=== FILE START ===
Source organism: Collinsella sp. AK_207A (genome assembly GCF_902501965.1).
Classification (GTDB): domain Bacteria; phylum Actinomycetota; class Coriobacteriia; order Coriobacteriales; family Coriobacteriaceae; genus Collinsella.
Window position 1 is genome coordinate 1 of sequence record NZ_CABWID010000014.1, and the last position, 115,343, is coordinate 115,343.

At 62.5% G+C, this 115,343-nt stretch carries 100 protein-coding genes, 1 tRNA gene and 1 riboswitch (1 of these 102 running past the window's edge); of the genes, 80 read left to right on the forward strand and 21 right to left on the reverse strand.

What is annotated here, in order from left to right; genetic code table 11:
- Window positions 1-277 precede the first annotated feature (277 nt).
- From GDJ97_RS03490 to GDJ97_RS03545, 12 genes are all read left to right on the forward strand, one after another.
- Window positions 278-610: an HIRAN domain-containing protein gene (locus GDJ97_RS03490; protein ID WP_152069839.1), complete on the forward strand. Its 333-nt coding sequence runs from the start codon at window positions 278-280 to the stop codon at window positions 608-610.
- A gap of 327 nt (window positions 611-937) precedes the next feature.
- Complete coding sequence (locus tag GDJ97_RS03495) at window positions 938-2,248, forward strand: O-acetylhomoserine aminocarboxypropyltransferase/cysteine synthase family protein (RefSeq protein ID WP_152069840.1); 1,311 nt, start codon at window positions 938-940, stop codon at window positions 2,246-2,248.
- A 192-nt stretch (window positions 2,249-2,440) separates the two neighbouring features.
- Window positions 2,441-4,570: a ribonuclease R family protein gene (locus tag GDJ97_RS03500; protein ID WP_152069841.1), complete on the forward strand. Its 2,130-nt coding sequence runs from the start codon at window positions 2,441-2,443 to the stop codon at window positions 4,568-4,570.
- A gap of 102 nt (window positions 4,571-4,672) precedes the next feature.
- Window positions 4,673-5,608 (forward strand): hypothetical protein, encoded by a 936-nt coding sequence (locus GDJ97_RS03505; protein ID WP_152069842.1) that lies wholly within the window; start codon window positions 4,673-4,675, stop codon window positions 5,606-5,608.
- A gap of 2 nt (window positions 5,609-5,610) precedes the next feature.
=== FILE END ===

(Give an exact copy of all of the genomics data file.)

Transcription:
Source organism: Collinsella sp. AK_207A (genome assembly GCF_902501965.1).
Classification (GTDB): domain Bacteria; phylum Actinomycetota; class Coriobacteriia; order Coriobacteriales; family Coriobacteriaceae; genus Collinsella.
Window position 1 is genome coordinate 1 of sequence record NZ_CABWID010000014.1, and the last position, 115,343, is coordinate 115,343.

At 62.5% G+C, this 115,343-nt stretch carries 100 protein-coding genes, 1 tRNA gene and 1 riboswitch (1 of these 102 running past the window's edge); of the genes, 80 read left to right on the forward strand and 21 right to left on the reverse strand.

What is annotated here, in order from left to right; genetic code table 11:
- Window positions 1-277 precede the first annotated feature (277 nt).
- From GDJ97_RS03490 to GDJ97_RS03545, 12 genes are all read left to right on the forward strand, one after another.
- Window positions 278-610: an HIRAN domain-containing protein gene (locus GDJ97_RS03490; protein ID WP_152069839.1), complete on the forward strand. Its 333-nt coding sequence runs from the start codon at window positions 278-280 to the stop codon at window positions 608-610.
- A gap of 327 nt (window positions 611-937) precedes the next feature.
- Complete coding sequence (locus tag GDJ97_RS03495) at window positions 938-2,248, forward strand: O-acetylhomoserine aminocarboxypropyltransferase/cysteine synthase family protein (RefSeq protein ID WP_152069840.1); 1,311 nt, start codon at window positions 938-940, stop codon at window positions 2,246-2,248.
- A 192-nt stretch (window positions 2,249-2,440) separates the two neighbouring features.
- Window positions 2,441-4,570: a ribonuclease R family protein gene (locus tag GDJ97_RS03500; protein ID WP_152069841.1), complete on the forward strand. Its 2,130-nt coding sequence runs from the start codon at window positions 2,441-2,443 to the stop codon at window positions 4,568-4,570.
- A gap of 102 nt (window positions 4,571-4,672) precedes the next feature.
- Window positions 4,673-5,608 (forward strand): hypothetical protein, encoded by a 936-nt coding sequence (locus GDJ97_RS03505; protein ID WP_152069842.1) that lies wholly within the window; start codon window positions 4,673-4,675, stop codon window positions 5,606-5,608.
- A gap of 2 nt (window positions 5,609-5,610) precedes the next feature.